1.19.2008

Central Vermont Saturday night: Harwood vs. Northfield (hockey)

Vermont in January: It's cold and dark. There was a huge thaw that melted most of the snow and now the weather is turning dry and sharply (as in below zero) colder. It's not very pleasant to be outside.

With this in mind, I took my new camera to the local ice hockey arena for a high school game tonight. It was pretty fun even though compared to the division 1 college hockey games I used to see when I lived in Burlington, it seemed like the game was played in slow motion.

My new camera (Pentax K100d Super) works well in low light (it can practically take photos in the dark) but fast ('fast' = wide apertures that let in lots of light) telephoto lenses are very expensive....so the $140 Tamron lens I bought from Amazon is just plain 'slow'. So these images are my testing the slow telephoto lens vs. high camera sensitivity in a demanding environment -- the lights in these arenas are pretty funky and do strange things to cameras, and hockey -- even relatively slow hockey -- is a fast moving game.

The home team, Harwood Union, is in yellow. They lost 4-0 (I didn't stay til the very end) despite having many more shots on goal than Northfield.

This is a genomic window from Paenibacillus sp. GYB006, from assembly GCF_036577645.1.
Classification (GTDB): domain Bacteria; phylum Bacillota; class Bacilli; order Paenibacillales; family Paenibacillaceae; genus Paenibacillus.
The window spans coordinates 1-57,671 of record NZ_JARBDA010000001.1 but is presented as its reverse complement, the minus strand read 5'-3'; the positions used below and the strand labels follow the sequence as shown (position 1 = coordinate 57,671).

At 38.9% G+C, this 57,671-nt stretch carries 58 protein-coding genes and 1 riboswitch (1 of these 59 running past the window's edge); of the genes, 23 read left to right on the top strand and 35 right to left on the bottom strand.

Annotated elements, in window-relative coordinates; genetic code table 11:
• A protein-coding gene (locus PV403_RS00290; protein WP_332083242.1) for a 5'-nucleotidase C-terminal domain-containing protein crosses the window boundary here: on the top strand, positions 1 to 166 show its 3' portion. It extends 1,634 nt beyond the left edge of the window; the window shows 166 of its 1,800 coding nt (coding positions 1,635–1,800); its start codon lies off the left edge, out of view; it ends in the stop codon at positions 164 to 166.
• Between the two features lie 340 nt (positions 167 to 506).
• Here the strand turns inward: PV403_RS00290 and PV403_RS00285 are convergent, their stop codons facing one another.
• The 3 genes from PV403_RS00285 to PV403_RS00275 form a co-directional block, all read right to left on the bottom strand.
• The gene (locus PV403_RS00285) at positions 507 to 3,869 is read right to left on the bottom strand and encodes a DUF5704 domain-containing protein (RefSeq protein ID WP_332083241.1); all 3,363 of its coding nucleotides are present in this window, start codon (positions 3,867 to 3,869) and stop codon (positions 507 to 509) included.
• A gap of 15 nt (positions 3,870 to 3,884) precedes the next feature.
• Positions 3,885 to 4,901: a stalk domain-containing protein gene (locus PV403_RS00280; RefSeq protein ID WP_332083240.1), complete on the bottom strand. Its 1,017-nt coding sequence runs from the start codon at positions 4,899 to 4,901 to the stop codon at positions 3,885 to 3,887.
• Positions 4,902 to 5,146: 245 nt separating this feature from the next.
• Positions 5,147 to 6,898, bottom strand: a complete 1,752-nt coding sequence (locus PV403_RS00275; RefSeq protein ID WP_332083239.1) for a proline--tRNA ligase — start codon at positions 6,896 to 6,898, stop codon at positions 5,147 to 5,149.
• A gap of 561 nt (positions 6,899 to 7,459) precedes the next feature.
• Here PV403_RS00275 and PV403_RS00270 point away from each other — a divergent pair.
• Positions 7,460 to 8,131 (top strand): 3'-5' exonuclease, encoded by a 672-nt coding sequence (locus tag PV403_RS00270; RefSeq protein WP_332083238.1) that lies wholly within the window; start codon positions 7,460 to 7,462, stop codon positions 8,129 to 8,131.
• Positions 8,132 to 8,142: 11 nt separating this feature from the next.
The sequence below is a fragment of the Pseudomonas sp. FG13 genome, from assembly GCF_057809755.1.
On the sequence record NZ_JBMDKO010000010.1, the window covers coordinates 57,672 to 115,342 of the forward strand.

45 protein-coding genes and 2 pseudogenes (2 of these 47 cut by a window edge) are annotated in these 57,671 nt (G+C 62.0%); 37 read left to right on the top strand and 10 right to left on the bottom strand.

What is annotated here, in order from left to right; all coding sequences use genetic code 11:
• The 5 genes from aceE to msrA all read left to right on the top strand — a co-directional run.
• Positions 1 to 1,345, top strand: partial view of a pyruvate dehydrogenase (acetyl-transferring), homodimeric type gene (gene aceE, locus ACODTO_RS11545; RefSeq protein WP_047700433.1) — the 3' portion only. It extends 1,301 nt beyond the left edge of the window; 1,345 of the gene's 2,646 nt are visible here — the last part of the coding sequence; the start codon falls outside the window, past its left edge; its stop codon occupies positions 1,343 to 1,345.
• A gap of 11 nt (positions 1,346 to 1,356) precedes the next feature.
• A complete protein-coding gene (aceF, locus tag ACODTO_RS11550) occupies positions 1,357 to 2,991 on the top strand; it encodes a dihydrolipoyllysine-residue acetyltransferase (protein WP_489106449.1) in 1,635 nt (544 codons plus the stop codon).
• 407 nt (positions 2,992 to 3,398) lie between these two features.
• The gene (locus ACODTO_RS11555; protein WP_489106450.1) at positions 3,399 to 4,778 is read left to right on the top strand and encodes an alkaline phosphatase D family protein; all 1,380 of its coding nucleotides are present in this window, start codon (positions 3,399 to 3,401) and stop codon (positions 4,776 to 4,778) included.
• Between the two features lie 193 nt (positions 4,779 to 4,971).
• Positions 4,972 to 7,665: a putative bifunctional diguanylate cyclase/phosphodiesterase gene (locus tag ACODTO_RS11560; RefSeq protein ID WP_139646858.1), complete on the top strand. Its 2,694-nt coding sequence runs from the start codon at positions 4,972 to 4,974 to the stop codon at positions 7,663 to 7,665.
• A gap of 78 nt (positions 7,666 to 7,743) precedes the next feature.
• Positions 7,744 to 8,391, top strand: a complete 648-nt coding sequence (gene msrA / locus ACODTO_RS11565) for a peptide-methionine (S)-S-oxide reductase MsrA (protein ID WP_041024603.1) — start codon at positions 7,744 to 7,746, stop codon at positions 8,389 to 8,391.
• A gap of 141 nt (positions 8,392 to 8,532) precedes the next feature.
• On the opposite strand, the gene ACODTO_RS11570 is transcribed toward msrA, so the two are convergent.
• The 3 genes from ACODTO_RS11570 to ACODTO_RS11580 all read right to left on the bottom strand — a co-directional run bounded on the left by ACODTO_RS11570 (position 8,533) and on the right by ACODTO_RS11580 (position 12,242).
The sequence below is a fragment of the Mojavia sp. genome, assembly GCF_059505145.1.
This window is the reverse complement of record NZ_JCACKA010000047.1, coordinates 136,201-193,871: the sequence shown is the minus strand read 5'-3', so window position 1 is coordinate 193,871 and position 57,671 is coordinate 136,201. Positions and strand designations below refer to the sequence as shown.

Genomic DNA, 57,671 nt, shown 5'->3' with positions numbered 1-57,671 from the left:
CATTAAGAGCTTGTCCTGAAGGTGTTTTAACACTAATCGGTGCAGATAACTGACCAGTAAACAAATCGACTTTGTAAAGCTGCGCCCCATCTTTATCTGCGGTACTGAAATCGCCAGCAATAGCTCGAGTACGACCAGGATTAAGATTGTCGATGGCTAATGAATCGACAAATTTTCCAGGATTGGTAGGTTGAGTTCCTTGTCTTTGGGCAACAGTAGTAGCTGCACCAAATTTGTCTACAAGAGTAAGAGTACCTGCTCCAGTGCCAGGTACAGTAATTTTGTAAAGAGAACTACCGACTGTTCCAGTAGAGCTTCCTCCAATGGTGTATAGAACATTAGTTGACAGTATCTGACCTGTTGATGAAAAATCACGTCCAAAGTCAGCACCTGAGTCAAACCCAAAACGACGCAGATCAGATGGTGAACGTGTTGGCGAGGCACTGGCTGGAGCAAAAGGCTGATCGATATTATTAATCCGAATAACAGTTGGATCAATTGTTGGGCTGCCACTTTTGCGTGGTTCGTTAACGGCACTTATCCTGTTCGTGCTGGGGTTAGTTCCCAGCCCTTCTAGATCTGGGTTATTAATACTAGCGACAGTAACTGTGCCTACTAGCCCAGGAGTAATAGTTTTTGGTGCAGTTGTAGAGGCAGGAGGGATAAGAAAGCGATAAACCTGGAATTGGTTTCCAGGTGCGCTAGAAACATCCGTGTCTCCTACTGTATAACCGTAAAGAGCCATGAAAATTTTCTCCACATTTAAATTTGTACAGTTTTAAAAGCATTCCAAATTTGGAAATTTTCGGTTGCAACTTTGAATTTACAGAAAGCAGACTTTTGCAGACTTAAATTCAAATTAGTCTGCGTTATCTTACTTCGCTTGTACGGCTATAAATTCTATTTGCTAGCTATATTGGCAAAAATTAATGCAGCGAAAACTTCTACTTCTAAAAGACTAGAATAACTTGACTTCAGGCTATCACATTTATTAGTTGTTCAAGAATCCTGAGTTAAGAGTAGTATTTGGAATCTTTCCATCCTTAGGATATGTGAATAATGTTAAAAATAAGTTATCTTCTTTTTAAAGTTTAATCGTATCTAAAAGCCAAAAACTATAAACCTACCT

Kind of a funny photo as the goalie hunkers down while a Harwood forward crashes the net, no penalty was called.


The Zamboni -- an object the camera could get a lock on with no problem. Most of the game photos were taken at ISO 1600 and with a shutter speed of 1/125 (not really fast enough, even for hs hockey) and a f-stop of between 4 and 8 depending on how much zoom was being used. I found that ISO 800 required too slow a shutter speed to be practical.

A crowd shot, I used Auto white balance, it worked OK, but the light did unhealthy things to skin tones, it looks like night of the living dead.

How to take photos at a hockey game: 1) Bring a ladder so you don't have to shoot through the glass (like I did) 2) Use a Canon system with a fancy, fast lens -- which alone probably cost more than all the camera gear I have ever bought in my entire life.

Size does matter: The Pentax kitted out with the very plasticy but affordable Tamron 70-300 lens. There's some photos taken with this lens in natural light (it works better) posted here and there are more images from this game posted here as well.

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